Born in Denmark Hill, South London, Sharp was educated at Uppingham School, Rutland, and Clare College, Cambridge. Despite studying as a mathematician at university, his love of music eventually overcame him and he moved to Australia in 1882 to take up the position of co-Director fo the Adelaide College of Music.

Cecil Sharp's house. Not Cecil Sharp House.
Cecil Sharp’s house. Not Cecil Sharp House

Returning to England in 1892, he took up the position of music teacher at Ludgrove School, which he continued to do for the following 17 years. In 1896 he was appointed Principal of the Hampstead Conservatoire of Music, a position that came with a house. It should be noted that this was not Cecil Sharp House. Indeed, Cecil Sharp’s house was at 4 Maresfield Gardens, Hampstead (on the same street as Sigmund Freud’s house), some 35 minutes’ walk from his namesake landmark.

Sharp gave up teaching in July, 1905, to focus his attentions entirely on the collecting of folk songs, their publication, and subsequent lectures on the subject.

How did he die?

Cecil Sharp died in Hampstead, North London, on June 23th, 1924, after a short battle with cancer. He was 64 years old. He is buried at Golders Green Cemetery.

Have any films been made of his life?

While he has yet to become the subject of a movie, his relationship with two of his source singers, Louie Hooper and Lucy White, was the subject of Nell Leyshon’s play, Folk, first performed as a BBC radio play in 2021.

Cecil Sharp House

Cecil Sharp House sign, seen through the trees of the house garden
Cecil Sharp House sign with Obby Oss. Photo credit: EFDSS

Where is Cecil Sharp House?

Cecil Sharp House is located to the West of Camden Town Tube Station, North London, situated to the North East of Regent’s Park. The address is 2 Regent’s Park Rd, London, NW1 7AY.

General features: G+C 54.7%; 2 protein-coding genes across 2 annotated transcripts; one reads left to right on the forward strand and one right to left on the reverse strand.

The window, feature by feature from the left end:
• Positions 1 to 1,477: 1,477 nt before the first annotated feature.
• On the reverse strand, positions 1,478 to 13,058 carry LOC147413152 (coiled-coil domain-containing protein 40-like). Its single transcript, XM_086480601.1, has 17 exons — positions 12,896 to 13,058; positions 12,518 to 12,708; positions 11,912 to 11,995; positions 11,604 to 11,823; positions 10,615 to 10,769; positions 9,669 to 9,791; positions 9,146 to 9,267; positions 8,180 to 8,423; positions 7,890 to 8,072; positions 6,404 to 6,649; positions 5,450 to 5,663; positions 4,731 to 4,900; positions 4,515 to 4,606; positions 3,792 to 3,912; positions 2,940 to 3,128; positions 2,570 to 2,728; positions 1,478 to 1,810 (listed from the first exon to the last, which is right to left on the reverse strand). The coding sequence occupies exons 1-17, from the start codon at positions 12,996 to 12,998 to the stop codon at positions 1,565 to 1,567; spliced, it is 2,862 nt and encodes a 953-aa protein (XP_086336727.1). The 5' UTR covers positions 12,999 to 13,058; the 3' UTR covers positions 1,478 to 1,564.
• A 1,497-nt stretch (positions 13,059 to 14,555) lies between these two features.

The history of the building

Cecil Sharp House is a Grade II Listed Building, built in 1929 in Camden, North London, as home to the English Folk Dance Society (now EFDSS). It was designed by the architect, Henry Martineau Fletcher, and it houses the Vaughan Williams Memorial Library, three halls for concerts and dancing, Sharp’s Bar, a cafe, teaching rooms, and the administrative rooms for the EFDSS.

Hit by four bombs in September, 1940, the building was rebuilt and extended following the war. Luckily, most of the library’s collection had been moved to Cheshire for safe-keeping, so was largely left undamaged.

The musicians’ gallery, damaged in the bombing, was replaced by the Ivon Hitchens Mural in 1954. A depiction of English folk dances, it took three years to complete and was, at one time, the largest mural in the country.

How to get to Cecil Sharp House

The easiest way to reach Cecil Sharp House is to take the London Underground to Camden Town (Northern Line), walk up Camden Parkway, and turn right onto Gloucester Avenue. The venue is a little further up Gloucester Avenue, just before it becomes Regent’s Park Road. From the tube station to Cecil Sharp House is approximately 10 minutes on foot.